The reports on interference, intimidation and other irregularities in Egypt's parliamentary elections have damaged the country's reputation, a political expert says.
President Hosni Mubarak's ruling party has paved the way for a parliament which is completely free from any opposition.
"Authorities have pre-determined and have planned that the successes that they [Muslim Brotherhood] have achieved in 2005 will not actually take place this time and that's why they have planned to squeeze out all opposition by using the methods of violence, intimidation, beatings and actually arresting and detaining the candidates of the Muslim Brotherhood before the elections could take place,".
Brotherhood candidates, who won about one-fifth of the parliamentary seats in the last general elections, complain that their representatives were expelled from polling stations and many of their supporters were not allowed to vote.
They added that the ruling party sought to prevent its rivals from repeating their 2005 success.
According to the Brotherhood, the main opposition has failed to win any seats outright in the first round of voting and only 21 out of 130 candidates feel sure of making it to the run-off vote.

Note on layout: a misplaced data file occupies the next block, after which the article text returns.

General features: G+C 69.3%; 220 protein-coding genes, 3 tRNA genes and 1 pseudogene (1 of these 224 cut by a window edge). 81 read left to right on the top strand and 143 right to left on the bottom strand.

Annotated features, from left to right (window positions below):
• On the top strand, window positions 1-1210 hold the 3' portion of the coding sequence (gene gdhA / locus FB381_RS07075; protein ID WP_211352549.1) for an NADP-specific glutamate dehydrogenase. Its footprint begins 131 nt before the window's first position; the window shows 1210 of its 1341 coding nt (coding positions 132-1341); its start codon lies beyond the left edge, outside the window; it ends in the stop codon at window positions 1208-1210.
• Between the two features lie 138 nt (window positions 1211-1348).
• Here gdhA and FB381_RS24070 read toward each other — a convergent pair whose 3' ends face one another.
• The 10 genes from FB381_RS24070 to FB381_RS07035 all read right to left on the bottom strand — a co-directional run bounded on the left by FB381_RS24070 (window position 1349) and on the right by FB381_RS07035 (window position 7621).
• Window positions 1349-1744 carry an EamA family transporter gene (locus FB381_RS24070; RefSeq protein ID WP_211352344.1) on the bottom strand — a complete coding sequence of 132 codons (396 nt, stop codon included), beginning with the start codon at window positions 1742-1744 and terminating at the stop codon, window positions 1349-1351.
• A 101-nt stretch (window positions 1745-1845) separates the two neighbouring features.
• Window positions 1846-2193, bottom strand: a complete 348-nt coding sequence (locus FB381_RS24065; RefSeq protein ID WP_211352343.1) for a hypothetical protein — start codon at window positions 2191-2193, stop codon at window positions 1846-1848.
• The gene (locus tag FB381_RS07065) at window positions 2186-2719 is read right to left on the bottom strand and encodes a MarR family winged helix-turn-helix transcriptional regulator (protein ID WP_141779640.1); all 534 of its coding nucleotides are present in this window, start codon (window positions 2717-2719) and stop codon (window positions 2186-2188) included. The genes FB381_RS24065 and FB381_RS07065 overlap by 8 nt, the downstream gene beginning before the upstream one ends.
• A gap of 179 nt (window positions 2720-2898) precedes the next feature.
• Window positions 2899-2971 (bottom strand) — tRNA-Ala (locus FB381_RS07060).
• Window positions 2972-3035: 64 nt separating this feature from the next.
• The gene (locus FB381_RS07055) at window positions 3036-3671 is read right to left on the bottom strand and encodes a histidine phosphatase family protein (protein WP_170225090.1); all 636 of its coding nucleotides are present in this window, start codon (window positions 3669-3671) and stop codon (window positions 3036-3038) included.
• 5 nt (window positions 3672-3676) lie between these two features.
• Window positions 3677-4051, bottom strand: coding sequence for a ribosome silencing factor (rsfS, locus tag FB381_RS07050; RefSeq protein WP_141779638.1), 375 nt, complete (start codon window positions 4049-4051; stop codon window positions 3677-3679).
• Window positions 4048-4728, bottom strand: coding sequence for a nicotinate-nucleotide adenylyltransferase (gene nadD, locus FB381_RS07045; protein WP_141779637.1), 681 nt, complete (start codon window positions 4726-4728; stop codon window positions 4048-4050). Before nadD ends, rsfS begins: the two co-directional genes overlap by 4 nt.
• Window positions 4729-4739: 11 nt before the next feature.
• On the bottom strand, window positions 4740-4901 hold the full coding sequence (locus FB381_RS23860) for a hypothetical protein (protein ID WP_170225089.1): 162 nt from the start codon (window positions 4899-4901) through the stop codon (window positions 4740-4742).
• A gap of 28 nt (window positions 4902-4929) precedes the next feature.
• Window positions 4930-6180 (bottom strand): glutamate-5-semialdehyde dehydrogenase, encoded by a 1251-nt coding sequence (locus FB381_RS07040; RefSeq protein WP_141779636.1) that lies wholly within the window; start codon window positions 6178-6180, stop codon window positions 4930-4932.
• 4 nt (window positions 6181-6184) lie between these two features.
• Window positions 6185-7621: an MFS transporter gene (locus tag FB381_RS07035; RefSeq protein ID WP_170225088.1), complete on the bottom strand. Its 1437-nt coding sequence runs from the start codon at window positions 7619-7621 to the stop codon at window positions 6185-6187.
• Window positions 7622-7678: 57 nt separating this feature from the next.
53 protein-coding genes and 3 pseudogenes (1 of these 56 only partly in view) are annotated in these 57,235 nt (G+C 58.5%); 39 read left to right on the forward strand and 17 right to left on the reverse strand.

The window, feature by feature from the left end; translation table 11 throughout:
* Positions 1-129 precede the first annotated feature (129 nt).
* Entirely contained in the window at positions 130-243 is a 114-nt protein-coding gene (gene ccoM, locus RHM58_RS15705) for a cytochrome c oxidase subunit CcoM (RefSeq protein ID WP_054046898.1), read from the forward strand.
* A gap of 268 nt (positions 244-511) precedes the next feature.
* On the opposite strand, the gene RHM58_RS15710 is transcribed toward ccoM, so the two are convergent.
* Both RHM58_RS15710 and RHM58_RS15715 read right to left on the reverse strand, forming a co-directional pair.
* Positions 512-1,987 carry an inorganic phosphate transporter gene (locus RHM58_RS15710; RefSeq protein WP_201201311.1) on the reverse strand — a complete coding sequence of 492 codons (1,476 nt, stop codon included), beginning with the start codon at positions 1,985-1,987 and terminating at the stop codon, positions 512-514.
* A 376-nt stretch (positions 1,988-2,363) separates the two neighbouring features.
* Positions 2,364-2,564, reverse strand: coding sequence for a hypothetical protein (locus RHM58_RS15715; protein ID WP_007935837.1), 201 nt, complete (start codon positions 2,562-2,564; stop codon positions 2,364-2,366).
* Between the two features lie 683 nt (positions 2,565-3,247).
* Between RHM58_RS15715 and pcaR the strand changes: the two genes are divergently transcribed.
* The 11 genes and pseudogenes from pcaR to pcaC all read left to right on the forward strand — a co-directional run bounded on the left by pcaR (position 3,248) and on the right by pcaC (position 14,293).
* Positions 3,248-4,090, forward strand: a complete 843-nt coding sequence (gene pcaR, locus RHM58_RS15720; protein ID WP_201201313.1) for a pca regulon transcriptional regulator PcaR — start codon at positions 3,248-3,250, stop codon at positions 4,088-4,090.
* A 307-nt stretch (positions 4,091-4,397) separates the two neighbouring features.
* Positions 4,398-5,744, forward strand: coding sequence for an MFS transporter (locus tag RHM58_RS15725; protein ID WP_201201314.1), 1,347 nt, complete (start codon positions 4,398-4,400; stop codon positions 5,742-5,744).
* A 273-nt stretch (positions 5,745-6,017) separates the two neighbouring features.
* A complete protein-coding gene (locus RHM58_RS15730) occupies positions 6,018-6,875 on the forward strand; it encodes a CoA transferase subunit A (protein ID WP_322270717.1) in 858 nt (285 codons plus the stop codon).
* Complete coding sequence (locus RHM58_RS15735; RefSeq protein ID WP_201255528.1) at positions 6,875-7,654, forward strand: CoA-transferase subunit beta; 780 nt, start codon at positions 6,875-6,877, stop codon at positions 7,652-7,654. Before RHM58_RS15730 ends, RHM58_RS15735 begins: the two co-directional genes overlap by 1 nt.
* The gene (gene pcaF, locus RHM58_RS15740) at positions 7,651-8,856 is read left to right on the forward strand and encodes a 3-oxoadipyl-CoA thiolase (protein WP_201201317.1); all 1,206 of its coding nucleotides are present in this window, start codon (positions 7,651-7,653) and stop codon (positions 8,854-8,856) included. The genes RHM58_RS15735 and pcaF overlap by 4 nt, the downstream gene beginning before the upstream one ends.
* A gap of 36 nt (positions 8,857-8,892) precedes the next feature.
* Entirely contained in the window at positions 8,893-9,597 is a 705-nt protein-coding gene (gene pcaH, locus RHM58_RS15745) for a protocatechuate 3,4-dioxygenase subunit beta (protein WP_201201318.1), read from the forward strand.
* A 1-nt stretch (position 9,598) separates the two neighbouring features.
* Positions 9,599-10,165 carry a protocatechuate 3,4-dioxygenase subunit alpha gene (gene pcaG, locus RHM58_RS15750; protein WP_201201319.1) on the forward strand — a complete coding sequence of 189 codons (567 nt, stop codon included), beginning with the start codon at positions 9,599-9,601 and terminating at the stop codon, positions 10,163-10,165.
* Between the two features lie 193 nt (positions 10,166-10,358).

The group has accused Mubarak's party of manipulating the vote to ensure a sweeping victory.
"All night the electoral committees in the different constituencies have produced results and then changed them,".
"These elections are rigged and invalid."
While Egypt's investigations commission says it will investigate fraud claims, al-Isa noted that no independent monitor has been allowed in to observe the elections.
"There were no local monitors allowed in; no representatives of opposition parties were allowed to monitor the elections and this was after the reassurance from Mubarak's party that the elections would be fair and would be free," he added.
Mubarak's government has played a win-at-all- costs game of parliamentary elections and has gone beyond blatant fraud to violence, intimidation and false arrests.
Protesters clashed with police across Egypt on Monday and three people were reportedly killed in poll-related violence.
Human rights groups have condemned the government for suppressing opposition candidates and their supporters.